The group of CEOs who rang this morning’s opening bell on the New York Stock Exchange showed up to make a point. They’re among more than 100 business leaders who have signed on to a statement calling for action on the national debt — action, they say, that should include new tax revenue along with cutting spending.
Even though people have been using early versions of Windows 8 for months, Microsoft officially launches the new operating system today at an event in New York. It goes on sale tomorrow, along with a new tablet computer: the Microsoft Surface. It’s getting decent early reviews, but Microsoft is undeniably late to the tablet market, but CEO Steve Ballmer is optimistic.
Ad revenues at the New York Times Company fell short, and this morning the company missed earnings expectations. The company also owns the Boston Globe. Dunkin Donuts fans, your carb and coffee of choice came out with earnings today that beat analysts expectations. It also boosted its outlook for the year — just a little icing on the donut.
Last week’s initial claims for unemployment are out, and they seem to resume the positive trend interrupted by a couple of hiccups in recent weeks. Initial claims were down 23,000.
Ford is closing its last vehicle manufacturing plant in the UK. It is shutting down the factory in Southampton that makes commercial vans, and moving production to Turkey. This follows yesterday’s news about a Ford factory closure in Belgium.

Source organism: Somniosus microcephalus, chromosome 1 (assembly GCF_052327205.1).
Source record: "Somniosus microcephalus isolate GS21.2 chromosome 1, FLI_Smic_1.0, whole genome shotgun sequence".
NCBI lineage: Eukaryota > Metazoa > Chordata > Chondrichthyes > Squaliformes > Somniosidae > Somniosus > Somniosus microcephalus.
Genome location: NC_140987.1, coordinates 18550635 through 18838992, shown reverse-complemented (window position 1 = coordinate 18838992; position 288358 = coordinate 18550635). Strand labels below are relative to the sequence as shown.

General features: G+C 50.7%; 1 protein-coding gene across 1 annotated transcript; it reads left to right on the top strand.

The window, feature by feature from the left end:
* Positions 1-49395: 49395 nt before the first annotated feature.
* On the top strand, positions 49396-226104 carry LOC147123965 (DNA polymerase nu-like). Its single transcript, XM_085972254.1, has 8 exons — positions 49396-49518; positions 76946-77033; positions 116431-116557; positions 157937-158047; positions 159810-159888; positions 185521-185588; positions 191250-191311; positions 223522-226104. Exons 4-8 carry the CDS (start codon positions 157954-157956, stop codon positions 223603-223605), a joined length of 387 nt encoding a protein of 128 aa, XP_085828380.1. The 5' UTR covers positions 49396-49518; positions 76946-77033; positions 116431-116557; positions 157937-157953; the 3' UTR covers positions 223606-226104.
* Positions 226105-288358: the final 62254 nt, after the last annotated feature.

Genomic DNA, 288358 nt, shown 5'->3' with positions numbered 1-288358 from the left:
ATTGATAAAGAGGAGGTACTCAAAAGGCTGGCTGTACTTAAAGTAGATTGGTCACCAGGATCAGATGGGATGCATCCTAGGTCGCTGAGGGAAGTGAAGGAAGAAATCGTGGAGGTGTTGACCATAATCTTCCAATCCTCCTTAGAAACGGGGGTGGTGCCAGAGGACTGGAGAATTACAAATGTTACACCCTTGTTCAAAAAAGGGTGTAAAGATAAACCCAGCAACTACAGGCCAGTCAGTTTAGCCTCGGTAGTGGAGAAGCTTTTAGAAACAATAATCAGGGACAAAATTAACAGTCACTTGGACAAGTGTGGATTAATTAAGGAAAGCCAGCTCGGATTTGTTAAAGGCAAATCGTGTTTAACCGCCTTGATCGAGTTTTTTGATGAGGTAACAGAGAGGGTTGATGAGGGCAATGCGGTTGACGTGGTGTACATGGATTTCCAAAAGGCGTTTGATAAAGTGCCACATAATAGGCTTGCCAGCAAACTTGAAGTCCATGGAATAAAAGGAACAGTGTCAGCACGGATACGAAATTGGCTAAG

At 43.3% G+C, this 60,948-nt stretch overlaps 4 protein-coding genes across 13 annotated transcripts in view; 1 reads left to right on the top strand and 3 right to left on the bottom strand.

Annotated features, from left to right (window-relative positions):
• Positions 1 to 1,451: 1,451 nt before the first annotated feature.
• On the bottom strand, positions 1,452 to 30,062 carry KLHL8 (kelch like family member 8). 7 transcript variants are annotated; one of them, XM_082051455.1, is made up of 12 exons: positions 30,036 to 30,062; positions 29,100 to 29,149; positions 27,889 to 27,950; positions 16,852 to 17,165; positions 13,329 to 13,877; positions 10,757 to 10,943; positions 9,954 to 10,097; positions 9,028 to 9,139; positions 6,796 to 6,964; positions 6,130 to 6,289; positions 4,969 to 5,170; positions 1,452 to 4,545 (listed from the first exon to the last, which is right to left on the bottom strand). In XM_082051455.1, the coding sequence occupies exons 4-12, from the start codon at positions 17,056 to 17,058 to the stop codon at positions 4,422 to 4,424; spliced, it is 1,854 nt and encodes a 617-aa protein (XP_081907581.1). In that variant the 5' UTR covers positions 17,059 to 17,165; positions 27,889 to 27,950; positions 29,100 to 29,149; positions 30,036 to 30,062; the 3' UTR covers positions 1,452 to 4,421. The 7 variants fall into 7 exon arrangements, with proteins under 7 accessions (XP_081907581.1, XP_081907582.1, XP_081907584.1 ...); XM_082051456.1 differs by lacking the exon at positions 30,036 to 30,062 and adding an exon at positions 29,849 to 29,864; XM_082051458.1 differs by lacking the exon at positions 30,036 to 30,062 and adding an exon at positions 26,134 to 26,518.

Every bit of public data — housing, employment, consumer spending — changes how voters feel about the state of the nation — and about their own well-being.
International air travel to and from the U.S. has more than doubled in the last 20 years to 152 million trips in 2011 according to a new report from the Bookings Institution.
News this morning that one of the last international airlines without an online booking system has finally joined the 21st century. Check out the new website of Air Koryo, out of North Korea. In theory, you can book travel between Pyongyang and Vladivostok, Beijing, or Shenyang, China’s major city near the North Korean border. Now, before you book your NK getaway, two caveats: First, you still need a visa, and that’s presumably no easier than its ever been. And second: Air Koryo is the world’s only airline rated “one star.” A recent review says the plane was ancient, the food was revolting, and the two hour trip featured a continuous loop of the same North Korean concert.
And finally, the Chinese embassy in South Africa is preparing for an influx of suspicious packages. Specifically, envelopes containing toenail clippings. You see, many Chinese value rhino horn as a traditional medicine and some of that comes from rhinos poached in Africa. Now, rhino horns are made of keratin, the same stuff as our toenails. A South African activist has launched an international campaign calling on people to put their toenail clippings in the mail, addressed to the Chinese embassy in Pretoria. Not really clear if the idea is just to protest or to actually suggest an alternative supply for Chinese medicine.
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